Inventory — The Overlooked Asset

I’m not an attorney nor a CPA, but here are some facts I’ve learned over the years about the Business aspects of Inventory.

It doesn’t really matter what your CPA requires or suggests about your Inventory for your taxes, (they are probably right). Certainly follow their advice and be consistent from year to year.

But, your Inventory is the largest asset your business will likely have. You really should be tracking as much about your inventory and its performance as you can. If it’s just sitting around, its like cash in the mattress.

What is your Inventory ROI? (Gross Profit for a period divided by the average value of your Inventory). A higher return is better use of your cash (or credit.)

What is its turnover rate? (COGS for a period divided by Average Inventory value for the period.) This how many times your Inventory turns over or is consumed and replaced during the period. Higher turnover is better use of your cash (or credit).

What are you doing to improve each of these measures?

As for taxes, IRS Schedule C asks if you have inventory, then requires you do the calculation for COGS. The Small Business Taxpayer threshold for inventory exemption is $25M, not $1M. But, the inventory is only exempted from reporting if you class it as “incidental”. If you are doing anything retail, online, Amazon, or eBay, then your inventory is Not incidental, and must be properly accounted for.

(If you want to change how you do accounting to the IRS from prior years, then you need to submit a form 3115.)

If you haven’t already done so, Calculate your Ending Inventory value.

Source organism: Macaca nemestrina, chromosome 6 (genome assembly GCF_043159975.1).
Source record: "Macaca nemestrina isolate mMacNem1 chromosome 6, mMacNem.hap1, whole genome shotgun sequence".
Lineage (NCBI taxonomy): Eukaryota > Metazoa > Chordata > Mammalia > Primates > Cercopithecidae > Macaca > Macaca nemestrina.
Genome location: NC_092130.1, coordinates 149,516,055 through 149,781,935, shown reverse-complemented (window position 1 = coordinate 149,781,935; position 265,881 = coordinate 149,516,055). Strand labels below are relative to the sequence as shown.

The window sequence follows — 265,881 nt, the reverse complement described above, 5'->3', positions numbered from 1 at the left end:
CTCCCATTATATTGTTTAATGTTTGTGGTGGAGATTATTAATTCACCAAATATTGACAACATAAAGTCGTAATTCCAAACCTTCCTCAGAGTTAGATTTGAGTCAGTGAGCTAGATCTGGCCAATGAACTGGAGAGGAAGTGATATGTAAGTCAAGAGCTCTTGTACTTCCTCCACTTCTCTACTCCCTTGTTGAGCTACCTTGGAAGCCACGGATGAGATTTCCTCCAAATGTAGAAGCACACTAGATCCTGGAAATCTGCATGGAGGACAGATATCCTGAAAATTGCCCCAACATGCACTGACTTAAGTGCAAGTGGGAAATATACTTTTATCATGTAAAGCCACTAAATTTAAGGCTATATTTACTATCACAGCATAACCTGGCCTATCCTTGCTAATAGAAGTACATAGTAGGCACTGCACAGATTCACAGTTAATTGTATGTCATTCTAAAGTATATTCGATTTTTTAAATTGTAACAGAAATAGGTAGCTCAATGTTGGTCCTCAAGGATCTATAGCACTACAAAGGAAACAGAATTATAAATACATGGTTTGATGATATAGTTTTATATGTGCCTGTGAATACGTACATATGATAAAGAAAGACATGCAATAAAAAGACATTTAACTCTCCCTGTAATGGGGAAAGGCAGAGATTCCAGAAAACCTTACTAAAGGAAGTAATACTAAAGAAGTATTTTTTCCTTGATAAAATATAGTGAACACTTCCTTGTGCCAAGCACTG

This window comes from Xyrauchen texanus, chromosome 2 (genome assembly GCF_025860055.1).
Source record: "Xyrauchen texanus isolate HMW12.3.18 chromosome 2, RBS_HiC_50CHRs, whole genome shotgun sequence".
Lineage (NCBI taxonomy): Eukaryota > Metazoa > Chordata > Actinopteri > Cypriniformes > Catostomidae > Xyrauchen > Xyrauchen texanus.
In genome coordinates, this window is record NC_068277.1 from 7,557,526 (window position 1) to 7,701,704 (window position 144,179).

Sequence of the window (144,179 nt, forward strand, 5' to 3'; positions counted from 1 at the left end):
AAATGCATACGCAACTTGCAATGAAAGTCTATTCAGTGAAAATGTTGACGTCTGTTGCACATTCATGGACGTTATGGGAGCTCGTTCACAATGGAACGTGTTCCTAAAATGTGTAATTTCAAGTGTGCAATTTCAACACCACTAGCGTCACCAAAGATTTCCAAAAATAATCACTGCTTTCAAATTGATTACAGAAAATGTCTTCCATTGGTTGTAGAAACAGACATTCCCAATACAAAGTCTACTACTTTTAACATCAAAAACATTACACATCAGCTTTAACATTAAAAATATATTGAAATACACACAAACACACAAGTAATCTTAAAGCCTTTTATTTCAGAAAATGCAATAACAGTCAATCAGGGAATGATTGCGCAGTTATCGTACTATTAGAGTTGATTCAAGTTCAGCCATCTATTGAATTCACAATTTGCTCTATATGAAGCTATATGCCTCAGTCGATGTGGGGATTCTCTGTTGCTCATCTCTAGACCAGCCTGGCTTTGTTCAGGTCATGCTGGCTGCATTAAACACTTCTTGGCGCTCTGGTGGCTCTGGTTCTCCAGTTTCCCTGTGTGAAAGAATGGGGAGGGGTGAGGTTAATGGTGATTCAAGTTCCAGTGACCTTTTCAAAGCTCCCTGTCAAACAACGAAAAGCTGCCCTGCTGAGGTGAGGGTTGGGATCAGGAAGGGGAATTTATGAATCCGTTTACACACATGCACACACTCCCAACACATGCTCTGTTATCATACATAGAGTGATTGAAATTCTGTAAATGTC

For Amazon Sellers, Run an Amazon Report / Fulfillment / Inventory / Monthly Inventory History for December for your ending FBA Inventory. Then physically count any of your inventory stored and stashed at home or your warehouse.

Add it all up times the cost of each – This is your Ending Inventory for last year, AND it is the Beginning Inventory value you will use for next. year

The COGS (Cost Of Goods Sold) calculation is very simple.

The value of your Beginning Inventory PLUS the value of your Purchases (of new inventory purchased during the period) MINUS the value of your Ending Inventory is the value of the COST of Goods Sold for section 3 of IRS Schedule C.

Watching your Inventory performance is just as important as managing your expenses, but gets less attention. Stale inventory doesn’t sell well. Paying too much for inventory makes it difficult to be profitable against lower-cost competitors. Inventory in your garage can’t sell. Money invested in inventory can’t be used for anything else.

Inventory is a Big Deal.

What questions do you have about Inventory?
John L